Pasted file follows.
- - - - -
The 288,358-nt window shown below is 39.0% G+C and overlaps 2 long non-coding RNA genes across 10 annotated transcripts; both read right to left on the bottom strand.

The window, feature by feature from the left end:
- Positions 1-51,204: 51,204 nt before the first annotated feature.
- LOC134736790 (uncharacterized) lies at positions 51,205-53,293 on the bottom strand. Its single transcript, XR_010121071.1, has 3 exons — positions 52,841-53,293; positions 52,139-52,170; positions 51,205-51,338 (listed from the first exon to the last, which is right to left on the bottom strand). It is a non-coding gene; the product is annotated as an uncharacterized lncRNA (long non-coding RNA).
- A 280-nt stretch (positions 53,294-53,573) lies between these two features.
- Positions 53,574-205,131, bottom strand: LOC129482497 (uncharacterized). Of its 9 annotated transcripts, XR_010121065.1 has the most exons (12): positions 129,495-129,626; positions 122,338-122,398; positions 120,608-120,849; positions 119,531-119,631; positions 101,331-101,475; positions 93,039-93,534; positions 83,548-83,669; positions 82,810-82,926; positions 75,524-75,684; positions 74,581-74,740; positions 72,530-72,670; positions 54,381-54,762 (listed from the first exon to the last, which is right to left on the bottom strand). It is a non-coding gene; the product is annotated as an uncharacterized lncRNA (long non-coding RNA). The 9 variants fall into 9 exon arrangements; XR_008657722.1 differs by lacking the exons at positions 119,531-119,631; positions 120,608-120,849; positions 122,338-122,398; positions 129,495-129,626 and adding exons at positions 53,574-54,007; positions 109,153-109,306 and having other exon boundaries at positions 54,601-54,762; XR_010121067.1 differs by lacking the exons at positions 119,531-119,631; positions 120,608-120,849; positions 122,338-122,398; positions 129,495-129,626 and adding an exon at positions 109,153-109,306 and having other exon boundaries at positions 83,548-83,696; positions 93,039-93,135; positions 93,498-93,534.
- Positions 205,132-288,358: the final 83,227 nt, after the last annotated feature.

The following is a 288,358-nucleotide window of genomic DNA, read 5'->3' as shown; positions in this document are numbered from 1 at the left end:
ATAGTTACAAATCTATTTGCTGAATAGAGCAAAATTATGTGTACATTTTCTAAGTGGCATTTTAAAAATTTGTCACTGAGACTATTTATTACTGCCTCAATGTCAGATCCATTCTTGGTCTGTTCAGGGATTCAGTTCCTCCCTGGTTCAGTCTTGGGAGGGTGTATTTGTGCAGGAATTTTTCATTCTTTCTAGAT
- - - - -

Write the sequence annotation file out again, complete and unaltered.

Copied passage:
The 288,358-nt window shown below is 39.0% G+C and overlaps 2 long non-coding RNA genes across 10 annotated transcripts; both read right to left on the bottom strand.

The window, feature by feature from the left end:
- Positions 1-51,204: 51,204 nt before the first annotated feature.
- LOC134736790 (uncharacterized) lies at positions 51,205-53,293 on the bottom strand. Its single transcript, XR_010121071.1, has 3 exons — positions 52,841-53,293; positions 52,139-52,170; positions 51,205-51,338 (listed from the first exon to the last, which is right to left on the bottom strand). It is a non-coding gene; the product is annotated as an uncharacterized lncRNA (long non-coding RNA).
- A 280-nt stretch (positions 53,294-53,573) lies between these two features.
- Positions 53,574-205,131, bottom strand: LOC129482497 (uncharacterized). Of its 9 annotated transcripts, XR_010121065.1 has the most exons (12): positions 129,495-129,626; positions 122,338-122,398; positions 120,608-120,849; positions 119,531-119,631; positions 101,331-101,475; positions 93,039-93,534; positions 83,548-83,669; positions 82,810-82,926; positions 75,524-75,684; positions 74,581-74,740; positions 72,530-72,670; positions 54,381-54,762 (listed from the first exon to the last, which is right to left on the bottom strand). It is a non-coding gene; the product is annotated as an uncharacterized lncRNA (long non-coding RNA). The 9 variants fall into 9 exon arrangements; XR_008657722.1 differs by lacking the exons at positions 119,531-119,631; positions 120,608-120,849; positions 122,338-122,398; positions 129,495-129,626 and adding exons at positions 53,574-54,007; positions 109,153-109,306 and having other exon boundaries at positions 54,601-54,762; XR_010121067.1 differs by lacking the exons at positions 119,531-119,631; positions 120,608-120,849; positions 122,338-122,398; positions 129,495-129,626 and adding an exon at positions 109,153-109,306 and having other exon boundaries at positions 83,548-83,696; positions 93,039-93,135; positions 93,498-93,534.
- Positions 205,132-288,358: the final 83,227 nt, after the last annotated feature.

The following is a 288,358-nucleotide window of genomic DNA, read 5'->3' as shown; positions in this document are numbered from 1 at the left end:
ATAGTTACAAATCTATTTGCTGAATAGAGCAAAATTATGTGTACATTTTCTAAGTGGCATTTTAAAAATTTGTCACTGAGACTATTTATTACTGCCTCAATGTCAGATCCATTCTTGGTCTGTTCAGGGATTCAGTTCCTCCCTGGTTCAGTCTTGGGAGGGTGTATTTGTGCAGGAATTTTTCATTCTTTCTAGAT